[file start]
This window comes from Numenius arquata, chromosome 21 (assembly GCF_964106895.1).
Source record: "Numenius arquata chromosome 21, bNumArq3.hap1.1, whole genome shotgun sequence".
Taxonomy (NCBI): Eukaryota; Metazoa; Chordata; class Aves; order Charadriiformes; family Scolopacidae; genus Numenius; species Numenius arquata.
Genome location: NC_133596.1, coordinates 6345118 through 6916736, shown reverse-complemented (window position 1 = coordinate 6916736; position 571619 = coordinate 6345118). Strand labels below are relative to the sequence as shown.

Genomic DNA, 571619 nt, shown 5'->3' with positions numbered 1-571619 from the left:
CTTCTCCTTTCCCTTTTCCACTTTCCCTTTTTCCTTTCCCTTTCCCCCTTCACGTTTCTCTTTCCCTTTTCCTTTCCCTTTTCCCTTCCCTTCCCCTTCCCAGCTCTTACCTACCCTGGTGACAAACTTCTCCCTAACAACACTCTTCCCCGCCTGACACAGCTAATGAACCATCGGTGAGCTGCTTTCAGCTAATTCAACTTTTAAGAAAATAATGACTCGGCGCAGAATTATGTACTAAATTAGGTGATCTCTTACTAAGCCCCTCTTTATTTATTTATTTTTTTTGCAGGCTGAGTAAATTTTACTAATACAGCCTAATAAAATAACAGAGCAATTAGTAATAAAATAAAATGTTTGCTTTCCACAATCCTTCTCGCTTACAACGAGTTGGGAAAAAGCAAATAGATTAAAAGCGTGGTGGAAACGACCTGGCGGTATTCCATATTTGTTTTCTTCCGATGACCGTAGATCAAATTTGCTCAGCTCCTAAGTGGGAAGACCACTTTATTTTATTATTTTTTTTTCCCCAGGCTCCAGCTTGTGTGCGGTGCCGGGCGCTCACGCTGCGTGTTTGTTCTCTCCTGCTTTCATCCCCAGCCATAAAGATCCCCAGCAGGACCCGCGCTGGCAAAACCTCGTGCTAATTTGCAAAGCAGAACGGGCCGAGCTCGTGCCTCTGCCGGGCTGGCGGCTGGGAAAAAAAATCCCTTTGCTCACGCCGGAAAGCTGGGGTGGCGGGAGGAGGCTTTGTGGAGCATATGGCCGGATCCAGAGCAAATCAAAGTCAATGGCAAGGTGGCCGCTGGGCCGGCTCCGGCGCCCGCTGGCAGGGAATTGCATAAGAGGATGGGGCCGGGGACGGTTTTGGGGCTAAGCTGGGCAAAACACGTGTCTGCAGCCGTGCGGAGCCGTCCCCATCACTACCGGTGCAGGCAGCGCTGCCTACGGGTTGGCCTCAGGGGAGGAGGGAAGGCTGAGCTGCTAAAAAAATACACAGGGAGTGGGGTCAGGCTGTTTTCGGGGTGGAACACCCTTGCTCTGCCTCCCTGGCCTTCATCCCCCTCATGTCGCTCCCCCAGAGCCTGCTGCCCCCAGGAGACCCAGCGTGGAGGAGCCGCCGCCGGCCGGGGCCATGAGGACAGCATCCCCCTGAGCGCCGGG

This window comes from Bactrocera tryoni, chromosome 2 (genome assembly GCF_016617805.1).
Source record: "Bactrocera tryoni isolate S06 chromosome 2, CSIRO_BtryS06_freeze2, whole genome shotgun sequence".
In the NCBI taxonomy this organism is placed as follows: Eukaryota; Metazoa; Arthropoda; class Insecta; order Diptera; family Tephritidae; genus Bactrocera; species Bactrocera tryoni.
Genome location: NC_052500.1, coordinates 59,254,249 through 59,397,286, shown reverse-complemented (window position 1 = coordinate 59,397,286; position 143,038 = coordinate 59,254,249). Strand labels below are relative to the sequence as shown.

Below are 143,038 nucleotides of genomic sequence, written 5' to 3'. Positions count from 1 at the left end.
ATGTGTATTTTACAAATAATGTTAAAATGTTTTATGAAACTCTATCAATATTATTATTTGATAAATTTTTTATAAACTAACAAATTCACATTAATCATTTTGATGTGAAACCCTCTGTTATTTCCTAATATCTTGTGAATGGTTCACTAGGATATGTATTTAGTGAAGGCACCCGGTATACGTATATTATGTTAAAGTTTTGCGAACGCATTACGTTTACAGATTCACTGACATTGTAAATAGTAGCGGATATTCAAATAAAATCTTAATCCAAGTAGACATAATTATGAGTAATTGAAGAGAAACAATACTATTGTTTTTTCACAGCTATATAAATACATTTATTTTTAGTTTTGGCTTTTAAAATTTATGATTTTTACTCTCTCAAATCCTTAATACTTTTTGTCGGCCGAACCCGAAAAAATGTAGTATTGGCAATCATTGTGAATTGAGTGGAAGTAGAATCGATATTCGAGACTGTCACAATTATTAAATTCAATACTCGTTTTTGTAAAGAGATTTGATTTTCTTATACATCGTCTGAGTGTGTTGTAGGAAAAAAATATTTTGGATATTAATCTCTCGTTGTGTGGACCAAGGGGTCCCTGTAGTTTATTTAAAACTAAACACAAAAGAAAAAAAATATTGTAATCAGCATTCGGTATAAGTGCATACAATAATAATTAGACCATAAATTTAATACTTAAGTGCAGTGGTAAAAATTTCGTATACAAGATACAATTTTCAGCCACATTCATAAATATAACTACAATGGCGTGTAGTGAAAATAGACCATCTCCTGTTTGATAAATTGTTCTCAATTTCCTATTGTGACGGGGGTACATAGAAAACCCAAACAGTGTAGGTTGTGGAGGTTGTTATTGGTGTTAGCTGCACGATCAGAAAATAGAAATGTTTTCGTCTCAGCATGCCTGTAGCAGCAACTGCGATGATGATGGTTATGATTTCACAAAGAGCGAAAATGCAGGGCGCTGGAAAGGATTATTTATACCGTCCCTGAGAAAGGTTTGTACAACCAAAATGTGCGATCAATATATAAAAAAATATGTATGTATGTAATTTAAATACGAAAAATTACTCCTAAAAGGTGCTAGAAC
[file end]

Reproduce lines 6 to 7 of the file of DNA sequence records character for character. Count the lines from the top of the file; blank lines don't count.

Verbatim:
CTTCTCCTTTCCCTTTTCCACTTTCCCTTTTTCCTTTCCCTTTCCCCCTTCACGTTTCTCTTTCCCTTTTCCTTTCCCTTTTCCCTTCCCTTCCCCTTCCCAGCTCTTACCTACCCTGGTGACAAACTTCTCCCTAACAACACTCTTCCCCGCCTGACACAGCTAATGAACCATCGGTGAGCTGCTTTCAGCTAATTCAACTTTTAAGAAAATAATGACTCGGCGCAGAATTATGTACTAAATTAGGTGATCTCTTACTAAGCCCCTCTTTATTTATTTATTTTTTTTGCAGGCTGAGTAAATTTTACTAATACAGCCTAATAAAATAACAGAGCAATTAGTAATAAAATAAAATGTTTGCTTTCCACAATCCTTCTCGCTTACAACGAGTTGGGAAAAAGCAAATAGATTAAAAGCGTGGTGGAAACGACCTGGCGGTATTCCATATTTGTTTTCTTCCGATGACCGTAGATCAAATTTGCTCAGCTCCTAAGTGGGAAGACCACTTTATTTTATTATTTTTTTTTCCCCAGGCTCCAGCTTGTGTGCGGTGCCGGGCGCTCACGCTGCGTGTTTGTTCTCTCCTGCTTTCATCCCCAGCCATAAAGATCCCCAGCAGGACCCGCGCTGGCAAAACCTCGTGCTAATTTGCAAAGCAGAACGGGCCGAGCTCGTGCCTCTGCCGGGCTGGCGGCTGGGAAAAAAAATCCCTTTGCTCACGCCGGAAAGCTGGGGTGGCGGGAGGAGGCTTTGTGGAGCATATGGCCGGATCCAGAGCAAATCAAAGTCAATGGCAAGGTGGCCGCTGGGCCGGCTCCGGCGCCCGCTGGCAGGGAATTGCATAAGAGGATGGGGCCGGGGACGGTTTTGGGGCTAAGCTGGGCAAAACACGTGTCTGCAGCCGTGCGGAGCCGTCCCCATCACTACCGGTGCAGGCAGCGCTGCCTACGGGTTGGCCTCAGGGGAGGAGGGAAGGCTGAGCTGCTAAAAAAATACACAGGGAGTGGGGTCAGGCTGTTTTCGGGGTGGAACACCCTTGCTCTGCCTCCCTGGCCTTCATCCCCCTCATGTCGCTCCCCCAGAGCCTGCTGCCCCCAGGAGACCCAGCGTGGAGGAGCCGCCGCCGGCCGGGGCCATGAGGACAGCATCCCCCTGAGCGCCGGG

This window comes from Bactrocera tryoni, chromosome 2 (genome assembly GCF_016617805.1).